Philosopher Walter Benjamin had an ornate definition for boredom. It might seem grandiose to exalt it but there is a modicum of truth in the fact that boredom can be a catalyst to newer experiences. Writer Milan Kundera refers to the act of non-doing, sitting “in the hillside on a glorious afternoon” with a dog as a companion as the most elevated form of peace. As someone who has purposely built a life where I can enjoy these lazy afternoons in the company of dogs, cats, plants and music, I concur. While also admitting that not everyone in a capitalist society can afford this slowness. People are forced to work two jobs while taking care of their families. Boredom gets a rotten deal in today’s capitalist frenzy where busyness is synonymous with value. It is either treated like an item of elitist luxury or a detour from never-ending “self-development”.

 

American Psychological dictionary defines boredom as a state of “‘a state of weariness or ennui resulting from a lack of engagement with stimuli in the environment” (VandenBos, 2007). This is aided by other research to specifically differentiate between states of boredom and those of depressive disconnection and apathy, alienation or isolation.

For the purpose of our discussion, we are exploring more of the former.

 

Several neuroscientists and clinicians who work with children emphasize the significance of periodic boredom for kids. When your child hits peak irritability during their summer vacation months because they have “nothing to do”, it is  a good idea to expose them to boredom and not disrupt it by stacking their day with a ton of activities.

 

Jodi Musoff, (MA, Med) is an educational specialist at the Child Mind Institute. She asserts that boredom helps children develop problem solving skills, planning strategies along with instilling flexibility in their developing psyche. These are particularly necessary skills to cultivate for children who might have very organized daily routines. One reason this checks out is simply that it is easy for our brain to put things in an auto-pilot in order to survive on a day-to-day basis.

 

Neuroscientist Jill Bolte Taylor, the author of “My Stroke of Insight” – a fascinating book that chronicles her own encounter with a stroke in her brain at the age of 37 – compares the overworked brain to garbage collectors going on strike. You suddenly realize how important the seamless, sometimes almost invisible daily routine of the work that is being performed without missing a beat. She states that every activity or movement we make, physically or mentally, requires our brains cells to communicate. Whether you are frying an egg or tying your shoelaces or sorting an excel worksheet, your neurons are engaged. Therefore, it is mandatory for the brain to get some rest, a moment of pause, from its round-the-clock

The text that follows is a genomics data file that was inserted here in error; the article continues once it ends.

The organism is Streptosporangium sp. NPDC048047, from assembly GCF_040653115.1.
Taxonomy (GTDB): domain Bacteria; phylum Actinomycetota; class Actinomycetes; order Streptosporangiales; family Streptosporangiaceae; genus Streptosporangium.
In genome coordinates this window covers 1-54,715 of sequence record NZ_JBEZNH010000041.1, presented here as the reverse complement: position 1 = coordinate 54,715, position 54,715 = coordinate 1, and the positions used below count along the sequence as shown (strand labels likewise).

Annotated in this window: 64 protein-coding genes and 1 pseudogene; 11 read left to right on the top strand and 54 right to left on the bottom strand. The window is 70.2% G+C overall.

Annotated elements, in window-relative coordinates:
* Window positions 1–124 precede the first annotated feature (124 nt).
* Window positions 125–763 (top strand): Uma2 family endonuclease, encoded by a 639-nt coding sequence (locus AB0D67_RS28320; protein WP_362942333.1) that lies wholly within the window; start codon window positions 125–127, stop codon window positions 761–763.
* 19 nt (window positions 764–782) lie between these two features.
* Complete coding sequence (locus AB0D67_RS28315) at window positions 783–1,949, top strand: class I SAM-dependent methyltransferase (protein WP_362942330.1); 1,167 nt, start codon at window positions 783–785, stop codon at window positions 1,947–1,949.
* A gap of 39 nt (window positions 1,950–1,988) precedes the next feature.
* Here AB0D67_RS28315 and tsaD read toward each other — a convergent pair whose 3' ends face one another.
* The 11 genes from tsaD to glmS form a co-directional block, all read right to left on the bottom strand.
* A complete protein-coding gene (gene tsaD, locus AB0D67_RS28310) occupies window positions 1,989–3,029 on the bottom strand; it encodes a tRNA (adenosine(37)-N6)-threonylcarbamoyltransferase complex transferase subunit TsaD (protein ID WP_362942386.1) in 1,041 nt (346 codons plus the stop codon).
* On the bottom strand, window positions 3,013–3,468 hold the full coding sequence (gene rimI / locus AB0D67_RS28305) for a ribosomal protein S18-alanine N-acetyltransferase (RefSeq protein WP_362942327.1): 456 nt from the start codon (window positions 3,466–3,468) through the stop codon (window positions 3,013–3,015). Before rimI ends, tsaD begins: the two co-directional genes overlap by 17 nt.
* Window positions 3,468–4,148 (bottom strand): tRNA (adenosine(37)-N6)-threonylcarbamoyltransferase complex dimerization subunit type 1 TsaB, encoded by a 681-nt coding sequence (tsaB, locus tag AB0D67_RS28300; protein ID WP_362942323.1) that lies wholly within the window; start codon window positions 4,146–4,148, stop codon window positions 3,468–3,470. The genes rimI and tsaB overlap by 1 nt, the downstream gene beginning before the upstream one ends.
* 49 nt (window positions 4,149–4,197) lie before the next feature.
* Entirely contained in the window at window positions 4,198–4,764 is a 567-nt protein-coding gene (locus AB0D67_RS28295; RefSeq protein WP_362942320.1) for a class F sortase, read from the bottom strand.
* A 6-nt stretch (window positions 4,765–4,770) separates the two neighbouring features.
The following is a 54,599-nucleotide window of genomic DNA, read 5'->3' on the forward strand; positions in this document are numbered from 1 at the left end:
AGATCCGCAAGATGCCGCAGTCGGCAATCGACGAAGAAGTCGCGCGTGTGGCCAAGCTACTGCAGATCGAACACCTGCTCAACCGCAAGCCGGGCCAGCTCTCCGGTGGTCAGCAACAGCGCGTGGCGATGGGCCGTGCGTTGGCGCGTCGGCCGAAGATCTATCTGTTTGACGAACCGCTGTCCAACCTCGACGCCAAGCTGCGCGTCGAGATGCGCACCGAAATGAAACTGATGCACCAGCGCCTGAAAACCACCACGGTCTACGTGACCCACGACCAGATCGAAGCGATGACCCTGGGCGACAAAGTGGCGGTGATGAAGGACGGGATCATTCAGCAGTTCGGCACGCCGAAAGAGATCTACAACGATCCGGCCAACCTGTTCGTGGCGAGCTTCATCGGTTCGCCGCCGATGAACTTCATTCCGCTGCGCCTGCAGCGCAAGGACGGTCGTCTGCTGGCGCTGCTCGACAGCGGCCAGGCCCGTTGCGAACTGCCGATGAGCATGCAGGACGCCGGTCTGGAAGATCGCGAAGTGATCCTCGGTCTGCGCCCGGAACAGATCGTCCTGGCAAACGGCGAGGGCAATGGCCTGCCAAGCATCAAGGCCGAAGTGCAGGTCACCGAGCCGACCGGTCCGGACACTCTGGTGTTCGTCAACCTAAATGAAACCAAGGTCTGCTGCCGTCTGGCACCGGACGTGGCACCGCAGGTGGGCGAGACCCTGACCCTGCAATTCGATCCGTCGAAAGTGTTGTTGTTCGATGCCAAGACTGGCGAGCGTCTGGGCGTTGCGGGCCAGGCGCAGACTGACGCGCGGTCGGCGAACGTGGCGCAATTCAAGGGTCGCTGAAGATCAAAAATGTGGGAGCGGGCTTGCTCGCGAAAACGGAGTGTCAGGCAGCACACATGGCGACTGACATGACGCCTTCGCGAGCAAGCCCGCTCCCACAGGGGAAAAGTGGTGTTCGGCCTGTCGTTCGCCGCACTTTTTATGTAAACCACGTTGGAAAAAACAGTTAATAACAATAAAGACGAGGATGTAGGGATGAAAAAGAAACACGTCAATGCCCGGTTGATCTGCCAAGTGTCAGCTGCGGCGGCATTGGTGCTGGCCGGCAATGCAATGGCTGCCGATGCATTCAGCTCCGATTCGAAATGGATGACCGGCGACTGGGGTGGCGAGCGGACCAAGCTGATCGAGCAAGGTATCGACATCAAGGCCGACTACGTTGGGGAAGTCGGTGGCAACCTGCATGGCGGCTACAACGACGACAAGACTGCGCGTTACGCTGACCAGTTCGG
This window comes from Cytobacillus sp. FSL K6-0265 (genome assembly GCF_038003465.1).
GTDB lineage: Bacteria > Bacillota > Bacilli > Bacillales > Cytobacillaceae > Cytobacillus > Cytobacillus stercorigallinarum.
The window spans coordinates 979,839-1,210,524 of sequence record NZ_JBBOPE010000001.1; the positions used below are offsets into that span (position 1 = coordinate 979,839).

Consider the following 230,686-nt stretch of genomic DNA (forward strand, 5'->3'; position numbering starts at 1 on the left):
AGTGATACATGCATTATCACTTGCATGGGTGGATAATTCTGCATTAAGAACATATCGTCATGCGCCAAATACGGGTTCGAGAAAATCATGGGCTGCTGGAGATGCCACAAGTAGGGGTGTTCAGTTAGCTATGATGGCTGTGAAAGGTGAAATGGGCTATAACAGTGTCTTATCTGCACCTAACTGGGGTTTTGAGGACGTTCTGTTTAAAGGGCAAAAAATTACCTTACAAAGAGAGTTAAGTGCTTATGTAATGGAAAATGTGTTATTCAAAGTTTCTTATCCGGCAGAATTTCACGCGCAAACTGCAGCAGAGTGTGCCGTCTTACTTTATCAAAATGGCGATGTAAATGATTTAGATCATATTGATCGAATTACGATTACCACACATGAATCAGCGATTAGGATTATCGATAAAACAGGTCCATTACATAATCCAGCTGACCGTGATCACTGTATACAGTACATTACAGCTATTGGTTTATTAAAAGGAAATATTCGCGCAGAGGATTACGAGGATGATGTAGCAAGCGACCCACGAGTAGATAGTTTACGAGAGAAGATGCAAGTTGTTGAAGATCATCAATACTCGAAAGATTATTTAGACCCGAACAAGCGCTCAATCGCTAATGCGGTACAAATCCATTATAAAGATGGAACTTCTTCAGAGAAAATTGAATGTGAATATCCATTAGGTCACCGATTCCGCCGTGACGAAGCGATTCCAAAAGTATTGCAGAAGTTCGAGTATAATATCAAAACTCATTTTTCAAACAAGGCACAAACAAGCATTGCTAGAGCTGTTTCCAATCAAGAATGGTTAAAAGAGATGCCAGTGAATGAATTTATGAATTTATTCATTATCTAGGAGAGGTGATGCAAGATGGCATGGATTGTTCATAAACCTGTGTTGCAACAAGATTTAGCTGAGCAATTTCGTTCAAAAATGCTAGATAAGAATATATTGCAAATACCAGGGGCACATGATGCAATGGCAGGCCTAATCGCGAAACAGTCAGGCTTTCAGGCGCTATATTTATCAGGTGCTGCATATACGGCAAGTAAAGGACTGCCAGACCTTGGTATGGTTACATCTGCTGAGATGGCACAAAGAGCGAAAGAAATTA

Apart from rest, it would also seem that occasional boredom also serves to improve our social connections. Ironic but true. Alicia Walf, a researcher in the Department of Cognitive Science at Rensselaer Polytechnic Institute, indicates that when we are bored, we are nudged to eschew the same old, predictable patterns and quotidian repetitions in favour of searching for and fostering newer, more creative ways to reimagine our time, our interpersonal engagements and our general interactions with the world at large and, of course, ourselves.

 

Raj, a software programmer, sighs in quiet rebellion against his packed daily schedule and regrets the fact that he stopped playing the guitar after he started working professsionally a few years ago.

Now, even when he has sufficient time to himself, he ends up scrolling through Instagram rather than picking up the guitar that he has yet to unpack after moving homes almost an year ago.

 

This is not just a matter of will.

It is a series of responses that culminate into a habit.

A cluster of habits that form a behaviour.

A compilation of behaviours that end up defining our choices on a day-to-day basis.

 

 

Let us unpack this by the differentiating between trait boredom v/s state boredom.